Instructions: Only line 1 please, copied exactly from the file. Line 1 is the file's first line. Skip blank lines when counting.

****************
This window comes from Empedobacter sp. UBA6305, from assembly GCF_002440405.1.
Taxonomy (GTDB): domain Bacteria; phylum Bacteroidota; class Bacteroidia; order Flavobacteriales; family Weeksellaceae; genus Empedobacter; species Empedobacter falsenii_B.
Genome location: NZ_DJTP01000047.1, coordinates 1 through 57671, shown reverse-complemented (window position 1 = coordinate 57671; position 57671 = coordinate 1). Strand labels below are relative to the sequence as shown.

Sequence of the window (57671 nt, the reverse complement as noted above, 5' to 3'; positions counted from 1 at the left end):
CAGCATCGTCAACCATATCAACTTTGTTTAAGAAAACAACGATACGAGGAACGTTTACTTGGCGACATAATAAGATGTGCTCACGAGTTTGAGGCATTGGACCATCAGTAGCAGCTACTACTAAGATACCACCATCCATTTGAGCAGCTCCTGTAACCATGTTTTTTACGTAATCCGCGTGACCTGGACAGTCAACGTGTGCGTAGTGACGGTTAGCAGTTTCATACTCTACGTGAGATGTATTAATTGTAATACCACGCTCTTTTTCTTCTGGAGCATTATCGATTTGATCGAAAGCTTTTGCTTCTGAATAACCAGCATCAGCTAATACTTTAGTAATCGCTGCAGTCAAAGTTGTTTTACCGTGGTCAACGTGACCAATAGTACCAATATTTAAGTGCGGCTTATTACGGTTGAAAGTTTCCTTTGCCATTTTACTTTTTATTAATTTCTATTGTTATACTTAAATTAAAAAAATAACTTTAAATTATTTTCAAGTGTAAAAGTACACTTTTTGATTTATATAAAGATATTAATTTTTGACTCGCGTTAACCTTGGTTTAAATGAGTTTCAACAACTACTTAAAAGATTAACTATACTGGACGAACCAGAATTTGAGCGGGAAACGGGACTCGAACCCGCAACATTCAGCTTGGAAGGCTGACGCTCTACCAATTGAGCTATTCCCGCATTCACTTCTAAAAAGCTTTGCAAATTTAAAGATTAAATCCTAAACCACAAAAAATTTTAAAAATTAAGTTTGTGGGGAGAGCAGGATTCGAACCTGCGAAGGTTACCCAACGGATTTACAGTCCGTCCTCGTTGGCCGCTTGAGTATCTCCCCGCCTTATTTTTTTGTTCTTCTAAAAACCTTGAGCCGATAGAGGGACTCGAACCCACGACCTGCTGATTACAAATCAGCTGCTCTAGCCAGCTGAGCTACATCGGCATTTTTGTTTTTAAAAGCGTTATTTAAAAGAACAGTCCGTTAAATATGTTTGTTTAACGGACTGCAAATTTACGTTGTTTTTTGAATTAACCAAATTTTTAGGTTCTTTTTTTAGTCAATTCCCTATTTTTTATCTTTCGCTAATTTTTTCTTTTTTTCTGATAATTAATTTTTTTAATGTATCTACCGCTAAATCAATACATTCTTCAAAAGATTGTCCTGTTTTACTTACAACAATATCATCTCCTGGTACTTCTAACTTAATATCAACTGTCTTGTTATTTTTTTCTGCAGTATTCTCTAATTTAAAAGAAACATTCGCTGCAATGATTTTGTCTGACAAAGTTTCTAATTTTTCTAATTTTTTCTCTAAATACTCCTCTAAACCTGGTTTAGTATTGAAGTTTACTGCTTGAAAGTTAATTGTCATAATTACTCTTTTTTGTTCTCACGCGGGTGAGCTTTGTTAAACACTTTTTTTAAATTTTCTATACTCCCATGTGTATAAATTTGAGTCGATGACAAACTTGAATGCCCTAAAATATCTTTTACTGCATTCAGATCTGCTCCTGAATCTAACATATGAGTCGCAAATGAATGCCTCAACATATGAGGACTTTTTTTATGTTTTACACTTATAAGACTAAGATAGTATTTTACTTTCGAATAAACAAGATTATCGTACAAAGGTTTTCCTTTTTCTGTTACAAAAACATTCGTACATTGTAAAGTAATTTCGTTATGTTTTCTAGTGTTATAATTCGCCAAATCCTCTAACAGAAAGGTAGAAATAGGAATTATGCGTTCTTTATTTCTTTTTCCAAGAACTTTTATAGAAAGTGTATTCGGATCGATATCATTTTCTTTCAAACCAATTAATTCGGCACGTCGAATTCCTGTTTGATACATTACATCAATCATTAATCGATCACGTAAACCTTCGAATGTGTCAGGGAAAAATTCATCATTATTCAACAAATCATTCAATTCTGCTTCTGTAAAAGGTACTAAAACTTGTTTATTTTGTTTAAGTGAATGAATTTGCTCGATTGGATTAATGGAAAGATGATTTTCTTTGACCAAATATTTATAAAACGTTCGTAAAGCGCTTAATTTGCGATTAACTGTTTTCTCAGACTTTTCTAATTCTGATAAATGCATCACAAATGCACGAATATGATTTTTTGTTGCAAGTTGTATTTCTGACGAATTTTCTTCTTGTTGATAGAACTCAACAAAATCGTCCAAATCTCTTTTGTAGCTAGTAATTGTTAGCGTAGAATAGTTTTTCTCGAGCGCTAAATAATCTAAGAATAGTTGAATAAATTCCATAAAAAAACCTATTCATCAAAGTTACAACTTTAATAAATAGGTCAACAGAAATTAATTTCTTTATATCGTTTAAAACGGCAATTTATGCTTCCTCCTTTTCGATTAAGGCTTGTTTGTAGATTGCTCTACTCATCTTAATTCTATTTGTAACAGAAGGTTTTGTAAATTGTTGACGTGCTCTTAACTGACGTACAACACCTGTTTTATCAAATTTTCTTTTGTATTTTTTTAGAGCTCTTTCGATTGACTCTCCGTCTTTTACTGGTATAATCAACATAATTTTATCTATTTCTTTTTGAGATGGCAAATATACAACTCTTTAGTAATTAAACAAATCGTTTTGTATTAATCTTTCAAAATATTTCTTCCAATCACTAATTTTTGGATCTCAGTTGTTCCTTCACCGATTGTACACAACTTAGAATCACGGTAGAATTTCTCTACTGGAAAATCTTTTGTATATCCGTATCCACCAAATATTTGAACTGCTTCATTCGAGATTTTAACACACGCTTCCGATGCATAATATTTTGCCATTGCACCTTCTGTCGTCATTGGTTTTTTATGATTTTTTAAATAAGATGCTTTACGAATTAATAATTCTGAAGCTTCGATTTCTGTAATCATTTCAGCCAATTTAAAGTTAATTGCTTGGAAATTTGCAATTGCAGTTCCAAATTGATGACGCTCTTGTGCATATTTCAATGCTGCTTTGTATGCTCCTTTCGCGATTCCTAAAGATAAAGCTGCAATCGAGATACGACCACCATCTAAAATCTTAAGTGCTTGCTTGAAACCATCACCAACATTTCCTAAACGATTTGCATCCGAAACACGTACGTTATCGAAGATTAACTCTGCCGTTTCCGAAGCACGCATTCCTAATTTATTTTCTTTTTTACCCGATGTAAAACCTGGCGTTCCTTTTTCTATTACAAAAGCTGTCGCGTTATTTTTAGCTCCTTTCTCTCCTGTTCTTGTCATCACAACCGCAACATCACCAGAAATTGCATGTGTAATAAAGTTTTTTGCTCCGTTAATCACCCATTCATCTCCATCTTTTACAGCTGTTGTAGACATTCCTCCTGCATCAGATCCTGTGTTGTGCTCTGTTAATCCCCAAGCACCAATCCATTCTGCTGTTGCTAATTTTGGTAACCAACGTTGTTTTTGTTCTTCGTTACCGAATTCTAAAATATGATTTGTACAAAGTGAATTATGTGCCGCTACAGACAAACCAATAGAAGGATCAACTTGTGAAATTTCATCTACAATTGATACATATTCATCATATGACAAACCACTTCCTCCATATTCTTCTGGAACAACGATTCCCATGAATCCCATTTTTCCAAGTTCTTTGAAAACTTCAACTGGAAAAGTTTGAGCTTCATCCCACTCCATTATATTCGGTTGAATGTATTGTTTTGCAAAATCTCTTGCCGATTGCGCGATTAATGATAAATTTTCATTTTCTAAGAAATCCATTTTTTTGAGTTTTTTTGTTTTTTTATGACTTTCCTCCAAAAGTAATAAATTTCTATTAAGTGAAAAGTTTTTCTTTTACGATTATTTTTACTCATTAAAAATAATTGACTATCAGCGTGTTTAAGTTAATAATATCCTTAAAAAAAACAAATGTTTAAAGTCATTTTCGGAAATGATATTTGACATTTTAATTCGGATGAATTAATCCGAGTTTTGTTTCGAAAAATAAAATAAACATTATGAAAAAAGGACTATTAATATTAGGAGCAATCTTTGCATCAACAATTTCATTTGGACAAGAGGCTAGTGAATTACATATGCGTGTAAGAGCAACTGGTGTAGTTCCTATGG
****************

This window comes from Empedobacter sp. UBA6305, from assembly GCF_002440405.1.